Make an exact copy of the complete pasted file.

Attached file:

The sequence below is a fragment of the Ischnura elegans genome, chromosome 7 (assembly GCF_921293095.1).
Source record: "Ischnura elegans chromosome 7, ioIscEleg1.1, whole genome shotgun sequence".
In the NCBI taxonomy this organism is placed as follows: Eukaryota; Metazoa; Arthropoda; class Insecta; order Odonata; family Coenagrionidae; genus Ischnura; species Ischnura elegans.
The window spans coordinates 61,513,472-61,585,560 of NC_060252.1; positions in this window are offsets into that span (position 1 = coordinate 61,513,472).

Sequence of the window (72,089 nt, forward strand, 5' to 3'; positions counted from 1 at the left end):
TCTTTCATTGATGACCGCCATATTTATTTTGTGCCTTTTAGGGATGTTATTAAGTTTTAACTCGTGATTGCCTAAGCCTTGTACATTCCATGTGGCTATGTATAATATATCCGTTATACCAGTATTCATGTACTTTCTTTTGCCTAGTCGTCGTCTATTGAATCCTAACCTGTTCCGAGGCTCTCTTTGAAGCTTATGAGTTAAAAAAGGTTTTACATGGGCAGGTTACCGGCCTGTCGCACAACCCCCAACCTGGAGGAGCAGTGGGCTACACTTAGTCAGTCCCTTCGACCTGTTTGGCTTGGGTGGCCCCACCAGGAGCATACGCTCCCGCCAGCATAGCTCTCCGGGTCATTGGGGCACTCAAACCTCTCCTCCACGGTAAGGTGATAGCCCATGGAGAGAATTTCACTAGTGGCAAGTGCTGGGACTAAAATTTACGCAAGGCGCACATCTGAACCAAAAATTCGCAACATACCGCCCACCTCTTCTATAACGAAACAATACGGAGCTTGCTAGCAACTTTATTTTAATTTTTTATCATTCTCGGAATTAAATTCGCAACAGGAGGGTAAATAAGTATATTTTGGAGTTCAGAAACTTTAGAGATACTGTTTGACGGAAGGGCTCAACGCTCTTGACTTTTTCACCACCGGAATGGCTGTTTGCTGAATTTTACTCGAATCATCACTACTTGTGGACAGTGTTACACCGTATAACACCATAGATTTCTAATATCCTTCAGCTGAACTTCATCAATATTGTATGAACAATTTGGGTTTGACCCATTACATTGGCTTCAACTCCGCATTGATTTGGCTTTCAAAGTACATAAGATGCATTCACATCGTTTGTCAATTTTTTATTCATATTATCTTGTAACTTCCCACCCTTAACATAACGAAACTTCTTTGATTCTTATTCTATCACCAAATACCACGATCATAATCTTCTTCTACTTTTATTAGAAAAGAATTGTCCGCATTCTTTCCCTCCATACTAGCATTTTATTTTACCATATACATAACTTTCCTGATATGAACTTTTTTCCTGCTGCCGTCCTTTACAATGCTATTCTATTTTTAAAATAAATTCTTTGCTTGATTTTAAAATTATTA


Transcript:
The sequence below is a fragment of the Ischnura elegans genome, chromosome 7 (assembly GCF_921293095.1).
Source record: "Ischnura elegans chromosome 7, ioIscEleg1.1, whole genome shotgun sequence".
In the NCBI taxonomy this organism is placed as follows: Eukaryota; Metazoa; Arthropoda; class Insecta; order Odonata; family Coenagrionidae; genus Ischnura; species Ischnura elegans.
The window spans coordinates 61,513,472-61,585,560 of NC_060252.1; positions in this window are offsets into that span (position 1 = coordinate 61,513,472).

Sequence of the window (72,089 nt, forward strand, 5' to 3'; positions counted from 1 at the left end):
TCTTTCATTGATGACCGCCATATTTATTTTGTGCCTTTTAGGGATGTTATTAAGTTTTAACTCGTGATTGCCTAAGCCTTGTACATTCCATGTGGCTATGTATAATATATCCGTTATACCAGTATTCATGTACTTTCTTTTGCCTAGTCGTCGTCTATTGAATCCTAACCTGTTCCGAGGCTCTCTTTGAAGCTTATGAGTTAAAAAAGGTTTTACATGGGCAGGTTACCGGCCTGTCGCACAACCCCCAACCTGGAGGAGCAGTGGGCTACACTTAGTCAGTCCCTTCGACCTGTTTGGCTTGGGTGGCCCCACCAGGAGCATACGCTCCCGCCAGCATAGCTCTCCGGGTCATTGGGGCACTCAAACCTCTCCTCCACGGTAAGGTGATAGCCCATGGAGAGAATTTCACTAGTGGCAAGTGCTGGGACTAAAATTTACGCAAGGCGCACATCTGAACCAAAAATTCGCAACATACCGCCCACCTCTTCTATAACGAAACAATACGGAGCTTGCTAGCAACTTTATTTTAATTTTTTATCATTCTCGGAATTAAATTCGCAACAGGAGGGTAAATAAGTATATTTTGGAGTTCAGAAACTTTAGAGATACTGTTTGACGGAAGGGCTCAACGCTCTTGACTTTTTCACCACCGGAATGGCTGTTTGCTGAATTTTACTCGAATCATCACTACTTGTGGACAGTGTTACACCGTATAACACCATAGATTTCTAATATCCTTCAGCTGAACTTCATCAATATTGTATGAACAATTTGGGTTTGACCCATTACATTGGCTTCAACTCCGCATTGATTTGGCTTTCAAAGTACATAAGATGCATTCACATCGTTTGTCAATTTTTTATTCATATTATCTTGTAACTTCCCACCCTTAACATAACGAAACTTCTTTGATTCTTATTCTATCACCAAATACCACGATCATAATCTTCTTCTACTTTTATTAGAAAAGAATTGTCCGCATTCTTTCCCTCCATACTAGCATTTTATTTTACCATATACATAACTTTCCTGATATGAACTTTTTTCCTGCTGCCGTCCTTTACAATGCTATTCTATTTTTAAAATAAATTCTTTGCTTGATTTTAAAATTATTA